Yoon said Pelosi’s visit to the JSA would demonstrate “a strong deterrence against North Korea” by the allies, said Kim Tae-hyo, a deputy presidential national security adviser.
Sitting inside the 4-kilometer-wide Demilitarized Zone, a buffer created at the end of the Korean War, the JSA is the site of past bloodshed and a venue for numerous talks. U.S. presidents and other top officials have often traveled to the JSA and other border areas to reaffirm their security commitment to South Korea.
Any statement critical of North Korea by Pelosi is certain to draw a furious response from it. On Wednesday, the North’s Foreign Ministry slammed the United States over her Taiwan trip, saying “the current situation clearly shows that the impudent interference of the U.S. in internal affairs of other countries … (is) the root cause of harassed peace and security in the region.”
Pelosi’s Taiwan visit has angered China because it views the island as a breakaway province to be annexed by force if necessary. China views visits to Taiwan by foreign officials as recognizing its sovereignty.
The Biden administration and Pelosi have said the United States remains committed to the “one-China policy,” which recognizes Beijing as the government of China but allows informal relations and defense ties with Taipei. The administration discouraged but did not prevent Pelosi from visiting.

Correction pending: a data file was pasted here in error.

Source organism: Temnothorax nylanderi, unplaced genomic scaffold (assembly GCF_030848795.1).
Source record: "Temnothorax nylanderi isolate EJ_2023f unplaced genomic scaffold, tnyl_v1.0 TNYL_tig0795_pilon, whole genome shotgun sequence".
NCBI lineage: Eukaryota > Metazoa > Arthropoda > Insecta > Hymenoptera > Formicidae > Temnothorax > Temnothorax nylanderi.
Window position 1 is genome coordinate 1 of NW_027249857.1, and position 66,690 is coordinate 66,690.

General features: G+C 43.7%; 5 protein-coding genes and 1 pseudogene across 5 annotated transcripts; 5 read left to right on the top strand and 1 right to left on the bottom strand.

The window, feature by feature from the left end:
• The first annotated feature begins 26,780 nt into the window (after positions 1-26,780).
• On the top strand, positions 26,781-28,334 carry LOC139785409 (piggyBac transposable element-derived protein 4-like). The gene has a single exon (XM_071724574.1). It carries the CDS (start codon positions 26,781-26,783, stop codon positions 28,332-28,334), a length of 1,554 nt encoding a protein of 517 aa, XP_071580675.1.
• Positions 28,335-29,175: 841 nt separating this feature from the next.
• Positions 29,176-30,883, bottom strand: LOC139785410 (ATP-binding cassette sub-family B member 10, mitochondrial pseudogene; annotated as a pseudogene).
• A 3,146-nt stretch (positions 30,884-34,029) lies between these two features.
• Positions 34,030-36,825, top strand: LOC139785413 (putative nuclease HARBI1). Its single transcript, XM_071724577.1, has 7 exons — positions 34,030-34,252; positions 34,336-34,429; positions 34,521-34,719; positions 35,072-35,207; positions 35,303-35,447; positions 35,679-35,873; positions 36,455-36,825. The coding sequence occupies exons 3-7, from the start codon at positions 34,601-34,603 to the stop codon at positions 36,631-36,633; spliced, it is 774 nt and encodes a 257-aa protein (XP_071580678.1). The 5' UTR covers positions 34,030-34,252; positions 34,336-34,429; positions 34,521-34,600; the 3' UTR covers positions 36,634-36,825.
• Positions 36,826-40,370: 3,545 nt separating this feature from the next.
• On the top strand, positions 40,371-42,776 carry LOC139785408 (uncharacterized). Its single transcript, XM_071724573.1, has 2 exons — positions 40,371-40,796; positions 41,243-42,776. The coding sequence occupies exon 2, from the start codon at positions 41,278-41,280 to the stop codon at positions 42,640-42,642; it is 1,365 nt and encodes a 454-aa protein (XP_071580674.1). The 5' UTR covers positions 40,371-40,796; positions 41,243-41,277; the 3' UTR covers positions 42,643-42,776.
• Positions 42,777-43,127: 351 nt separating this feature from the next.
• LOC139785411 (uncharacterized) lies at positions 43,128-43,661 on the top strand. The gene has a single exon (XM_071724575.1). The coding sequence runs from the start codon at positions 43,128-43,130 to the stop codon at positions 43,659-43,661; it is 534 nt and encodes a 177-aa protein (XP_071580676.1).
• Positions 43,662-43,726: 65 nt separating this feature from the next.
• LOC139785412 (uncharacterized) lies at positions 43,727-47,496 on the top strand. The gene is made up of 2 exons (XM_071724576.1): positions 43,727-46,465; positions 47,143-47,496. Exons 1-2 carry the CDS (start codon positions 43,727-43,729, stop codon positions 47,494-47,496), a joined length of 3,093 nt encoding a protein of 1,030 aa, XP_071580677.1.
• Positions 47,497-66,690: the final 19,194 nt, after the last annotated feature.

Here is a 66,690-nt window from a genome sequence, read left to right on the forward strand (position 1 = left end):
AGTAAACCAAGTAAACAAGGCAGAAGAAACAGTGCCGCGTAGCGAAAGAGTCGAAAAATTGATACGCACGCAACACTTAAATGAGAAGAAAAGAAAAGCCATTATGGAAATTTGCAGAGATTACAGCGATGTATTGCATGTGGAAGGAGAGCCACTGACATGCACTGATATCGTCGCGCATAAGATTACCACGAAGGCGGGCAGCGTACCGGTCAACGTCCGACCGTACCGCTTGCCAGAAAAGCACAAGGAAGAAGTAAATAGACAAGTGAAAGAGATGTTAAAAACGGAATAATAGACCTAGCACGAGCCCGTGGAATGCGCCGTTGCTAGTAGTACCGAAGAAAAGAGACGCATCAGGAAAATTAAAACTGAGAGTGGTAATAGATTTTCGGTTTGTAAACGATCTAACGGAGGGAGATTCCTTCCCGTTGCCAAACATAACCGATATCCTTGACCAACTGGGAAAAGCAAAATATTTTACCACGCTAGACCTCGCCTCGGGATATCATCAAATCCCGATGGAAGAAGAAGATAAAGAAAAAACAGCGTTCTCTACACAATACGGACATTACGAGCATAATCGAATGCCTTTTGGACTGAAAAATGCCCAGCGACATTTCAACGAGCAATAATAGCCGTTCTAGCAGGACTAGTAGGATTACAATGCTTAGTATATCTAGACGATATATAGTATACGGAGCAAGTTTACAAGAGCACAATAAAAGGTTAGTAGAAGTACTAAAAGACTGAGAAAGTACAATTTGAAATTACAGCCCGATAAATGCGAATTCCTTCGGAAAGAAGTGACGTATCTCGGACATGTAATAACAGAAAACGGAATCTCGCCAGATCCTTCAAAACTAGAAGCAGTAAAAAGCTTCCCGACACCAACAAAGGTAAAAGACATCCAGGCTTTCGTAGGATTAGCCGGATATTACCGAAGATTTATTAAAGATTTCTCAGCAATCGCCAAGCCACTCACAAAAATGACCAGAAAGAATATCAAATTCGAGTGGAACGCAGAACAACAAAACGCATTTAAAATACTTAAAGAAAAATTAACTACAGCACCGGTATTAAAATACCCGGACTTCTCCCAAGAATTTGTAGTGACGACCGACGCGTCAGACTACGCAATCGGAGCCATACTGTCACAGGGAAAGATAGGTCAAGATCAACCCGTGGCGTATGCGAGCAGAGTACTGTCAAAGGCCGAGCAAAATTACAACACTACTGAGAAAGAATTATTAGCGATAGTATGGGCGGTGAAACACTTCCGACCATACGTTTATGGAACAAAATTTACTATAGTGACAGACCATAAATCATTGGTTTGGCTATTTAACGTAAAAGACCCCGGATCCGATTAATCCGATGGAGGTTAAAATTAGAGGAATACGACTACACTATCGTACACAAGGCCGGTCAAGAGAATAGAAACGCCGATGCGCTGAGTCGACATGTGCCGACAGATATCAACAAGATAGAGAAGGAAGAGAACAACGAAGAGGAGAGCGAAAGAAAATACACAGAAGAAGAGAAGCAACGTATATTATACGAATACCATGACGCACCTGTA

National Security Council spokesperson John Kirby sought to tamp down fears. He told ABC’s “Good Morning America” yesterday that U.S. officials “don’t believe we’re at the brink now, and there’s certainly no reason for anybody to be talking about being at the brink going forward.”
Addressing Beijing’s threats, Pelosi said in Taiwan she hopes it’s clear that while China has prevented Taiwan from attending certain international meetings, “that they understand they will not stand in the way of people coming to Taiwan as a show of friendship and of support.”
Pelosi noted that congressional support for Taiwan is bipartisan, and she praised the island’s democracy. She stopped short of saying that the U.S would defend Taiwan militarily and emphasized that Congress is “committed to the security of Taiwan, in order to have Taiwan be able to most effectively defend themselves.”
Yesterday, the 10-nation Association of Southeast Asian Nations called for calm in the Taiwan Strait, which separates mainland China and Taiwan, and urged the avoidance of any “provocative action.” ASEAN foreign ministers, who are meeting in Phnom Penh, Cambodia, for a regional forum, said they were concerned the situation could “destabilize the region and eventually could lead to miscalculation, serious confrontation, open conflicts and unpredictable consequences among major powers.”
Pelosi’s trip heightened U.S.-China tensions more than recent visits by other members of Congress because of her position as leader of the House of Representatives. The last House speaker to visit Taiwan was Newt Gingrich in 1997.
China and Taiwan, which split in 1949 after a civil war, have no official relations but multibillion-dollar business ties. HYUNG-JIN KIM & HUIZHONG WU, SEOUL, MDT/AP